The story of Joseph and Potiphar's wife is told in the first book of the Bible,

Genesis, chapter 39. Joseph was sold into slavery by his brothers and bought by

Potiphar, a high ranking official in the Pharaoh's service. "The Lord was
with Joseph," and gave him success in everything he did. This pleased

Potiphar and before long Joseph was given the highest position in the household,
and left in charge when Potiphar was away. Now Potiphar's wife found Joseph to
be very good looking and had approached him several times saying "come to
bed with me;" and Joseph being a man of God would not sin against his
master or the Lord, so he refused her. One day when all the servants were gone,

Joseph entered the house and Potiphar's wife approached him and while holding on
to his cloak said "come to bed with me". Joseph refused and left the
house leaving his cloak behind. Potiphar' Wife screamed for help saying that

Joseph had attacked and tried to sleep with her. When her husband came home she
told him the same false story. Potiphar was so angry at Joseph he had him locked
up in Pharaoh's prison. "But while Joseph was in the prison, the Lord was
with him." This is the subject matter for which Rembrandt choose to do his
representational painting by. The content of the painting all reveals

Rembrandt's interpretation of the story This is the account from the Bible of
the accusation of Joseph by Potiphar's Wife. Rembrandt Van Ryn chose this
particular story as the subject of his narrative painting completed in 1655,
under the title of "Joseph Accused By Potiphar's Wife". Before
researching this painting, I noted my fist perception of Rembrandt work of art.

I realized through that as a result of my later research, my first perception
did not change, but instead were enriched and enlarged by a newfound
understanding of the man and his art. I largely concentrated on my first and
later perceptions in the design elements and principles of lighting or value,
infinite space, color, and focal point. After conducting research, my first
perceptions about the value, or relative degree of lightness or darkness, in the
painting did not change, but instead I learned that Rembrandt's use of light and
dark was both purposeful and a technique well- known to the artists of his time.

When I first observed this painting, I thought how dark everything seemed. The
only exceptions to the darkness are the bed and Potiphar's wife, both of which
are flooded in light almost as if a spotlight were thrown on her and the bed.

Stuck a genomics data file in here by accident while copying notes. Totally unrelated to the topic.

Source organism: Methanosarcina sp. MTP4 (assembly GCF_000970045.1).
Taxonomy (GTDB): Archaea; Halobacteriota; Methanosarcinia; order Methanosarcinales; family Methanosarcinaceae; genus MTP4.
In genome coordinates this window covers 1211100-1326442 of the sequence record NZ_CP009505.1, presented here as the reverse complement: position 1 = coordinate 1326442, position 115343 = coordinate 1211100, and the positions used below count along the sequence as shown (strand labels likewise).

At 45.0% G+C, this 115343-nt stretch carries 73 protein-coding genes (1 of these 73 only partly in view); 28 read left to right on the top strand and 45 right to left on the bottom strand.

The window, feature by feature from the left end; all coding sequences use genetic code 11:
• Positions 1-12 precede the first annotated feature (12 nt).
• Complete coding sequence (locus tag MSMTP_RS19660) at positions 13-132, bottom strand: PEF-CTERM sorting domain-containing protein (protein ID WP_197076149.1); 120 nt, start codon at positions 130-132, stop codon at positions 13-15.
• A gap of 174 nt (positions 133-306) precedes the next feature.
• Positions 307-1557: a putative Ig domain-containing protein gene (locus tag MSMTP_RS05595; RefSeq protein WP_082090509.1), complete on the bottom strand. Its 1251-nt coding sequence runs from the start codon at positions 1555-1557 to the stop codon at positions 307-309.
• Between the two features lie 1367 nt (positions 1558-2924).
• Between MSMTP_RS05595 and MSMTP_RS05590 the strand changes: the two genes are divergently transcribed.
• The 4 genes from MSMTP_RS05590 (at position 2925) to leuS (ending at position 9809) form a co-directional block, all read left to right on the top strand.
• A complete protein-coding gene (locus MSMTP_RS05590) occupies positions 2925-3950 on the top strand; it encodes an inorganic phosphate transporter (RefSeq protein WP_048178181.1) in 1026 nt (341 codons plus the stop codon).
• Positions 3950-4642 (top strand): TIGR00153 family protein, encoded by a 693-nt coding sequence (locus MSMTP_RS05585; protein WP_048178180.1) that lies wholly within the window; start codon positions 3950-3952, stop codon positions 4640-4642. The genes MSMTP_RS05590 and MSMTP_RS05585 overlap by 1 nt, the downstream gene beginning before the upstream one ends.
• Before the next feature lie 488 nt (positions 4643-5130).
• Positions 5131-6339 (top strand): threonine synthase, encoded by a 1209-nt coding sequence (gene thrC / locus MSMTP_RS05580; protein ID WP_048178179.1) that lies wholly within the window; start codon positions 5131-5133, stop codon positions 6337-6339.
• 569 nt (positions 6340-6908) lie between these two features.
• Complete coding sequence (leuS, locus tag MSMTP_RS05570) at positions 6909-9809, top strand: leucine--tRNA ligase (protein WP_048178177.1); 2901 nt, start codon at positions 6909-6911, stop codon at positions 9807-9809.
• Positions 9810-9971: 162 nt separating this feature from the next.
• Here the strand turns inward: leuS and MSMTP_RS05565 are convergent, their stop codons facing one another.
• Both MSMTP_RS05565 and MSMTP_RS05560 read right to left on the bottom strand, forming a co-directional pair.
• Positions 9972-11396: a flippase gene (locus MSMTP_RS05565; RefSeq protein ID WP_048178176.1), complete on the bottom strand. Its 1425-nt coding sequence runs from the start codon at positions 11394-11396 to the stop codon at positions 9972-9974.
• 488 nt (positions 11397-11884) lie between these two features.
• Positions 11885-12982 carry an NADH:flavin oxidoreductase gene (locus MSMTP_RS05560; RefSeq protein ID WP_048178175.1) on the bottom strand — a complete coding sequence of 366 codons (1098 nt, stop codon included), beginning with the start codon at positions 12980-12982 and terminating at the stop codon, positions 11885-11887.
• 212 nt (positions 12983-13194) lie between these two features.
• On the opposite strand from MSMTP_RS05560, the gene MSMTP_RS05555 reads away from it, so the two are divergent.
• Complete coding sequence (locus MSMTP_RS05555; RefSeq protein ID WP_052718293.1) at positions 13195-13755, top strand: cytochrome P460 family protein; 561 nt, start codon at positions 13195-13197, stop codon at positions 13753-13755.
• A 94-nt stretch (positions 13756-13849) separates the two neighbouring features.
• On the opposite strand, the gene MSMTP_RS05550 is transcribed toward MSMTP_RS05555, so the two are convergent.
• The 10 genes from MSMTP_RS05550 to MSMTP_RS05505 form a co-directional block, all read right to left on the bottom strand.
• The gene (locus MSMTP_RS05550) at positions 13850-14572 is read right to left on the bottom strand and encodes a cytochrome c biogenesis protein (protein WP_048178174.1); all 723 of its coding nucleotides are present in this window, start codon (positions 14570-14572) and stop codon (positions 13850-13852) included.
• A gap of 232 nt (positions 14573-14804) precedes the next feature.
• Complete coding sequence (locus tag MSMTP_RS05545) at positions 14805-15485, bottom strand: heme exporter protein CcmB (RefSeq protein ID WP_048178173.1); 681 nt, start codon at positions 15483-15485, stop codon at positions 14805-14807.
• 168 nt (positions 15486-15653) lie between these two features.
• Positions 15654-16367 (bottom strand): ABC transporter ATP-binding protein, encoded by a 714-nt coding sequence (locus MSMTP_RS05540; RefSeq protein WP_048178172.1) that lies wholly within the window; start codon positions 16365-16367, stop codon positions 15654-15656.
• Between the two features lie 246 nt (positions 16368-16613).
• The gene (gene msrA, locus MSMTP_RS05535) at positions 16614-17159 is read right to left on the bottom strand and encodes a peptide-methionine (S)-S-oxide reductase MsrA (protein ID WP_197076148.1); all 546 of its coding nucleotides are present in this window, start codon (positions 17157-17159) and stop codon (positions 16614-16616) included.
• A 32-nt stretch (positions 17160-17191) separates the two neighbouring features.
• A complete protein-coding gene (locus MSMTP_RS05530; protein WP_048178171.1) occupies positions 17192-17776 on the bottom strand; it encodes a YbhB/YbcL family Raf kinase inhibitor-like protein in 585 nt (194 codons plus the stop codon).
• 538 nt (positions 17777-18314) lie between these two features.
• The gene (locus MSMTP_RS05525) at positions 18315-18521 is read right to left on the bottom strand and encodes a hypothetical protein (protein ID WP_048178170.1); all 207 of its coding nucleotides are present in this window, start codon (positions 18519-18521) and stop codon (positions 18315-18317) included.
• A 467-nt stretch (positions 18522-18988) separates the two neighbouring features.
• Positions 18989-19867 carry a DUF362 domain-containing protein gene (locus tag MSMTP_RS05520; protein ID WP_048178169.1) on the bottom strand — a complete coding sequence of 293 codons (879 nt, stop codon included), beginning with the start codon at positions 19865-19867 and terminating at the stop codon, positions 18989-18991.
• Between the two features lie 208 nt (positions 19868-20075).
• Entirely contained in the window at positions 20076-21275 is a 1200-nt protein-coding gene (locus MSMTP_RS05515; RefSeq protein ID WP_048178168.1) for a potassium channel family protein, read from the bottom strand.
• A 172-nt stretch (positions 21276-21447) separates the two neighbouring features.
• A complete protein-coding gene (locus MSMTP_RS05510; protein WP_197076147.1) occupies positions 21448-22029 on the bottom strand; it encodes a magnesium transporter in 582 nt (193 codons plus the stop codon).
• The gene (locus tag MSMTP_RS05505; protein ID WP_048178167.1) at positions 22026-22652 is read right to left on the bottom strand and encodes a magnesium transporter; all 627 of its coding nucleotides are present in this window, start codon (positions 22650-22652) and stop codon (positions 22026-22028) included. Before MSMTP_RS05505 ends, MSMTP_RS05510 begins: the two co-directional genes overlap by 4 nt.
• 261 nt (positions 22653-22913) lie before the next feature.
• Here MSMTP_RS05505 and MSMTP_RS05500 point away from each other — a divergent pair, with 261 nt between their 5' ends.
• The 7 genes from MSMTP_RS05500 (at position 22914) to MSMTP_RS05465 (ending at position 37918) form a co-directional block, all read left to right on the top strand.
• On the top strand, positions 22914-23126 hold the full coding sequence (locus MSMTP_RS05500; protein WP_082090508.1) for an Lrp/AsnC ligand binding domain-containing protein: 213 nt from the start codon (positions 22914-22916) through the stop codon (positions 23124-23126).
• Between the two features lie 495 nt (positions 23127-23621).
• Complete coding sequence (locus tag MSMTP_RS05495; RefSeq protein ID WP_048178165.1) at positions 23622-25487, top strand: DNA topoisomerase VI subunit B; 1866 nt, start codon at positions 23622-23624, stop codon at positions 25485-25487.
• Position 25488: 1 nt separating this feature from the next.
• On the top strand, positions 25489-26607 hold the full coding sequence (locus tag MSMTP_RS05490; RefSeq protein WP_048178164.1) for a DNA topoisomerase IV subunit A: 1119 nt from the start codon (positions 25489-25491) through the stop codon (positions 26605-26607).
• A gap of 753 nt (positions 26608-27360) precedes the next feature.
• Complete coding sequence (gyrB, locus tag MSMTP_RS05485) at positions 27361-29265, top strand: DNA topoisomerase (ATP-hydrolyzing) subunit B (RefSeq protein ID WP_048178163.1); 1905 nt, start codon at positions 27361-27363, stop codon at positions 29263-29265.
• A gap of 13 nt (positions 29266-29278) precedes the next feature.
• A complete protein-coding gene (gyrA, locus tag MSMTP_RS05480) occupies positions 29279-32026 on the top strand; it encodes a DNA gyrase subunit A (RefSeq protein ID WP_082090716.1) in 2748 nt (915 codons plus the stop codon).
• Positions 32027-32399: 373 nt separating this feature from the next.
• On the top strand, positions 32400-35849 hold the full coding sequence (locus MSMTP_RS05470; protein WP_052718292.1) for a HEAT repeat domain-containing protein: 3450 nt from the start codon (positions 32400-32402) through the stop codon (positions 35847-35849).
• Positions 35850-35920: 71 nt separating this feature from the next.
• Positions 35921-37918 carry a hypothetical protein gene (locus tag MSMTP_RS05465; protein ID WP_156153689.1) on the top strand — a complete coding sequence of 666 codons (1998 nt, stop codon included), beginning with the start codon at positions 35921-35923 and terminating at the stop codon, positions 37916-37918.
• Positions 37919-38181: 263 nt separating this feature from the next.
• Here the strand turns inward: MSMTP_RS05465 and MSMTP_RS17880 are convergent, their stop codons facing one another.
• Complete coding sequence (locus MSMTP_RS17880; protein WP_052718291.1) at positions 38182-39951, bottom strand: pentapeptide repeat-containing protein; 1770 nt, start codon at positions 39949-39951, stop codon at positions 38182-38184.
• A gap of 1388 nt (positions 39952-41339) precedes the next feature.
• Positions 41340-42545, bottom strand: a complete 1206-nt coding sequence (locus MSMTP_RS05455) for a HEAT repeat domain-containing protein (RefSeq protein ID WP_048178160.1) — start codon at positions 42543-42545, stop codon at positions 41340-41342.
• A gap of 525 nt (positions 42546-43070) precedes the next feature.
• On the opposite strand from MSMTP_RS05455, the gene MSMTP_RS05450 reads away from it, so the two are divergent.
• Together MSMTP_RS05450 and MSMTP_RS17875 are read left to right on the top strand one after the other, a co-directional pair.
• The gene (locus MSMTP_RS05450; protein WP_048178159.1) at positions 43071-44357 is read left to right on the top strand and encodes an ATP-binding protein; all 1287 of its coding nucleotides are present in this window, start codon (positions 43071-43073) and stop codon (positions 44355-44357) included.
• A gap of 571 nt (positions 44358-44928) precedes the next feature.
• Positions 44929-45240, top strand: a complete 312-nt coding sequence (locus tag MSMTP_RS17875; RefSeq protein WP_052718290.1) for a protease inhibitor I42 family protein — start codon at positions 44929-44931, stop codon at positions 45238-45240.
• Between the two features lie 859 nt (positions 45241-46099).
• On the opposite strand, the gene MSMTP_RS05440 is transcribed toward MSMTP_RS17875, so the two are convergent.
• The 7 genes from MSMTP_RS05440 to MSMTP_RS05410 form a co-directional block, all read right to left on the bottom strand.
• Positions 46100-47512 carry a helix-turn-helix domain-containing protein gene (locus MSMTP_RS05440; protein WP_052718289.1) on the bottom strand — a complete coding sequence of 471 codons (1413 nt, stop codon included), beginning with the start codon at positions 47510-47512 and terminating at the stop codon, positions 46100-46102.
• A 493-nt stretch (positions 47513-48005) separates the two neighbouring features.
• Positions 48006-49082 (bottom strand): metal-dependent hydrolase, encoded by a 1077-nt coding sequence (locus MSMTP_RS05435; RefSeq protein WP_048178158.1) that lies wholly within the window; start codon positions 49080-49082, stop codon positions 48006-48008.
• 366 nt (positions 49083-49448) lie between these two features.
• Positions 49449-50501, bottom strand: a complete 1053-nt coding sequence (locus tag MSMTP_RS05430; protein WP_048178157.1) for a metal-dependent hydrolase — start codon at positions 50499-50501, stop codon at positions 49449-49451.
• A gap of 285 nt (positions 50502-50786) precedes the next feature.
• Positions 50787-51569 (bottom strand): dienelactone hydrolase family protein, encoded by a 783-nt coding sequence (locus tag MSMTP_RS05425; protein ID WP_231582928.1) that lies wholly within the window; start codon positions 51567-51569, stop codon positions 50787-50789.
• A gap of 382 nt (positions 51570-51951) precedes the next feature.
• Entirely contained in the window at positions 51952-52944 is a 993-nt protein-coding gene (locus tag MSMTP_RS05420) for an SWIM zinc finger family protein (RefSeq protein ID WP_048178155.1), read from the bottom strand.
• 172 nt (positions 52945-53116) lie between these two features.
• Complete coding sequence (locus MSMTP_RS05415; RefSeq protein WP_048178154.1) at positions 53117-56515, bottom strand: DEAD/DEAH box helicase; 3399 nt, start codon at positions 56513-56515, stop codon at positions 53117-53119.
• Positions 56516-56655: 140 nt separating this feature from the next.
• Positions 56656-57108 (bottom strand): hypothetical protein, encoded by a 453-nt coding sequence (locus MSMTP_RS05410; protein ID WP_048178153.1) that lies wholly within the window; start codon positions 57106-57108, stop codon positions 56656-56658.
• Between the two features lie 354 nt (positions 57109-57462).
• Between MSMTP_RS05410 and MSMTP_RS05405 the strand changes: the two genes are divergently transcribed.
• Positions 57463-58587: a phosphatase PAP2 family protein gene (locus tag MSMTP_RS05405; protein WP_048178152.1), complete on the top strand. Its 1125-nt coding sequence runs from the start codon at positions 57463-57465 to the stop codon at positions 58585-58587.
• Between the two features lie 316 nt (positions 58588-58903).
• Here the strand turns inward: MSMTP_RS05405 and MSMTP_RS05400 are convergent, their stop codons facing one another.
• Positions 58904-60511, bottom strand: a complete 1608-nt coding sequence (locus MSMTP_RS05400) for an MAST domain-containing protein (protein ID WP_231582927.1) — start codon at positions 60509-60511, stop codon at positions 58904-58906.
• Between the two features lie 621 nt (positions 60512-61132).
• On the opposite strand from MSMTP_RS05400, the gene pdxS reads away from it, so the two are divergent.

Some light shines on Joseph's face and from behind him like a halo around his
body, but this light is very dim. Potiphar in great contrast to his wife is
almost in complete darkness. I first felt there should be more light from
perhaps candles to cast the entire room in partial light. But after research I
found that "Rembrandt liked strong contrasts of light and dark and used
them in his paintings all his life, letting darkness hide unnecessary details
while using light to bring figures and objects out from the shadows. The high
contrast of light against dark changed an ordinary scene into a dramatic one ...
the Italian word for this use of light and dark [is] chiaroscuro " (Muhlberger

9). Rembrandt must have believed that too much detail in the room would have
obscured the primary players of this scene. He uses light to brightly illuminate
the most important person in this painting, Potiphar's wife. In descending order
of importance, Rembrandt places a glow around Joseph and casts Potiphar in a
almost total darkness. I now am able to see how the contrast of light and dark
demonstrates drastically this crucial turning point in Joseph's life. The fact
that an Italian word exists for Rembrandt's lighting technique only proves the
technique's establishment in the art world he lived and worked in. As a result
of research, my fist perceptions about the presence of infinite space in the
painting did not change, but instead I gained an understanding of why Rembrandt
employed this particular technique in his painting. I first noticed before
conducting any research on Rembrandt or this painting how the walls appear to go
on indefinitely; there are no boundaries to the room. In addition the artist
chose not to add and details to the walls or floor. I believe that the design
element of infinite space, endless space as found in nature, best describes this
technique. Upon conducting my research I